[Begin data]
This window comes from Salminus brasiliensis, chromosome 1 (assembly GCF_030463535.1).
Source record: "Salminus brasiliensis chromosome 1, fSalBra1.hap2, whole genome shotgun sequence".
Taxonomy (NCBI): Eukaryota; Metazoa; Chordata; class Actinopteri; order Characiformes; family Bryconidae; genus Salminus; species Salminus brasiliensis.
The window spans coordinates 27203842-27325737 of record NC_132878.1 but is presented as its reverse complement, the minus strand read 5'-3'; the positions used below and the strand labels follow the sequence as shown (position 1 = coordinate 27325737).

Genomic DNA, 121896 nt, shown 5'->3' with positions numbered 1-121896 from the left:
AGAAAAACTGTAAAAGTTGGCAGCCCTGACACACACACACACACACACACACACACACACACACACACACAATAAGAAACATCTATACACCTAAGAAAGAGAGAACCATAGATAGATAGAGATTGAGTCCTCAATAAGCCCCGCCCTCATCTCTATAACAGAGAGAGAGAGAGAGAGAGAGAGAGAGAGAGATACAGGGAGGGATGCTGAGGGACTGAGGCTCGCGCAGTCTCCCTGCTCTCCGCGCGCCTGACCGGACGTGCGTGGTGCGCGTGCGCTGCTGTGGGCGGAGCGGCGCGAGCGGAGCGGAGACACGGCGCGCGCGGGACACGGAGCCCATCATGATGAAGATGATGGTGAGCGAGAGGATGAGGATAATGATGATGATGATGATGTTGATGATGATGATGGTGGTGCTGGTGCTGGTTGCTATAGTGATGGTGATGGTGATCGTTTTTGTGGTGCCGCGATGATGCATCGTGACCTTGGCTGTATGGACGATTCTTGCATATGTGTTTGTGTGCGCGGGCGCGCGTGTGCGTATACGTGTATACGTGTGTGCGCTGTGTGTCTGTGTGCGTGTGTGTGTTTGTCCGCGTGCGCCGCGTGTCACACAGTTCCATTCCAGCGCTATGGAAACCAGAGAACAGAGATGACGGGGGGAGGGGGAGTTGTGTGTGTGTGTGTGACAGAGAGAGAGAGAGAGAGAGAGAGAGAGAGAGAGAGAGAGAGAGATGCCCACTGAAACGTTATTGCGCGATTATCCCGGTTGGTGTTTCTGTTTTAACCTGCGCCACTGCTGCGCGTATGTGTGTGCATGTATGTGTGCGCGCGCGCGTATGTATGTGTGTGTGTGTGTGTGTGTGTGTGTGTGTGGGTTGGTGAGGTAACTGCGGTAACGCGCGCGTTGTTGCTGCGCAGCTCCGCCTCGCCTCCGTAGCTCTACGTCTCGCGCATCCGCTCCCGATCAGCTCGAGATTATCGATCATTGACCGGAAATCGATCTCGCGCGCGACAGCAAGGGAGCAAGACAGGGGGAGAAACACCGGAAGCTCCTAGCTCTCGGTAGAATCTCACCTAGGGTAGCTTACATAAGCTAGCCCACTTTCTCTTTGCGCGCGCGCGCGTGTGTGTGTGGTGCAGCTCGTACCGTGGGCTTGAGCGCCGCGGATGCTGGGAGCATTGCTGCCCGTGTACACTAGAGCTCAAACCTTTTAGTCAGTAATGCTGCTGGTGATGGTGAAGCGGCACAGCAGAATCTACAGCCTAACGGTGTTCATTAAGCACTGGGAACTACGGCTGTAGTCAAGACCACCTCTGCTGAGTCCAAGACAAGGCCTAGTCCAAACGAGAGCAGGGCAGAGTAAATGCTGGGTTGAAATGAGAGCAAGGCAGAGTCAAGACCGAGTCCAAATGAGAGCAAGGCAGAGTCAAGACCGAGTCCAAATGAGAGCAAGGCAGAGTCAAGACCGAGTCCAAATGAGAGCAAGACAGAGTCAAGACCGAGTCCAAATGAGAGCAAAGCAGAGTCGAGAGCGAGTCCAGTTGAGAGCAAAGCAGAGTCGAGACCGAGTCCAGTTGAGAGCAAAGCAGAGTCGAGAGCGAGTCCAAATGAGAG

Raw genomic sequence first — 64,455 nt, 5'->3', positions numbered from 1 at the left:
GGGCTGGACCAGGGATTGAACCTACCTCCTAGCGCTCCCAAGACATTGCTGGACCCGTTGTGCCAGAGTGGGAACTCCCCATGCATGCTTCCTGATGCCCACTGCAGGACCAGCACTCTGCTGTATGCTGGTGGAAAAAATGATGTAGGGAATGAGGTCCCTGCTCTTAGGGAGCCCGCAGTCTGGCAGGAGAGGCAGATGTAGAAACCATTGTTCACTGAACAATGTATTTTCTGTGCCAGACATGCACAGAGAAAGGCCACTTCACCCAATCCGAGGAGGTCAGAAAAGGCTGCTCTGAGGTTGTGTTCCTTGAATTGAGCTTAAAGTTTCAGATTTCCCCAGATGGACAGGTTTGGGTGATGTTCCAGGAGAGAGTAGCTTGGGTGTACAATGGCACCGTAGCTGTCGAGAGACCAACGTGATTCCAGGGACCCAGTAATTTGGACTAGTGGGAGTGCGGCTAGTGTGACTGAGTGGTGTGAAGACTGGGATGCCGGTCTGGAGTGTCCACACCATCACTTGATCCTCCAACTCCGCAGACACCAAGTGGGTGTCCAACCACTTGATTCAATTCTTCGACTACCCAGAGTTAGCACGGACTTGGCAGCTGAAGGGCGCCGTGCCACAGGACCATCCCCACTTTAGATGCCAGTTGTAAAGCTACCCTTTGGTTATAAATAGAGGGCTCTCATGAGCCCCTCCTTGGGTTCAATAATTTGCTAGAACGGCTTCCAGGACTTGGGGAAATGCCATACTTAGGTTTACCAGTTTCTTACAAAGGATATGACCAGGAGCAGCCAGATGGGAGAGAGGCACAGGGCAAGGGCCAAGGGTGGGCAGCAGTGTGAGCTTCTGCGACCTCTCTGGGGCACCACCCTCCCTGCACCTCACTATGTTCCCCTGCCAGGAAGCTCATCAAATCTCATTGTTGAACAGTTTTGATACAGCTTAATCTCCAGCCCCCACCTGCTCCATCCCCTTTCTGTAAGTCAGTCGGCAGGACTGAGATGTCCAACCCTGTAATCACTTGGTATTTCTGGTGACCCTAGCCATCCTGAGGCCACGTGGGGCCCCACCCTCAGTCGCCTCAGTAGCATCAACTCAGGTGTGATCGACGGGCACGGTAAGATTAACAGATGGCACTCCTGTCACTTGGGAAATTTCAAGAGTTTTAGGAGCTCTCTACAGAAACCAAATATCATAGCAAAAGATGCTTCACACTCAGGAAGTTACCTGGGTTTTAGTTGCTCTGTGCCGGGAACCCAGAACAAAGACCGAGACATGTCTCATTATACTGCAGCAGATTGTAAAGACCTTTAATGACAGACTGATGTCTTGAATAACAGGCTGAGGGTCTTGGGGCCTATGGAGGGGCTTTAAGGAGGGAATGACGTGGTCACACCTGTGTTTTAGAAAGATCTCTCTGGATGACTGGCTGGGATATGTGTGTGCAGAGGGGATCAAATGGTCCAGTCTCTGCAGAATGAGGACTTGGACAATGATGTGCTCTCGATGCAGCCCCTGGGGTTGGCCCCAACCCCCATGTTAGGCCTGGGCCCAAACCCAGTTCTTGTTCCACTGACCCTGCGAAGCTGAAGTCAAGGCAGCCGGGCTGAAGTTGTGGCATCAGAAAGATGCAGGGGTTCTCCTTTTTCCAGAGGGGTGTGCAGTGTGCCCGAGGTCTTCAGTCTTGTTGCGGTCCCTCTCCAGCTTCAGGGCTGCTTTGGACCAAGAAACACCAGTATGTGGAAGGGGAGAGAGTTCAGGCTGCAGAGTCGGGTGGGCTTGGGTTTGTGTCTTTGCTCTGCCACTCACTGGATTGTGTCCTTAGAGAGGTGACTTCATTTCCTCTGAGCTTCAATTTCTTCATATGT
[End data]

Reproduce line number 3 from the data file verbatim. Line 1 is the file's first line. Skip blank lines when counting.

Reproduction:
Taxonomy (NCBI): Eukaryota; Metazoa; Chordata; class Actinopteri; order Characiformes; family Bryconidae; genus Salminus; species Salminus brasiliensis.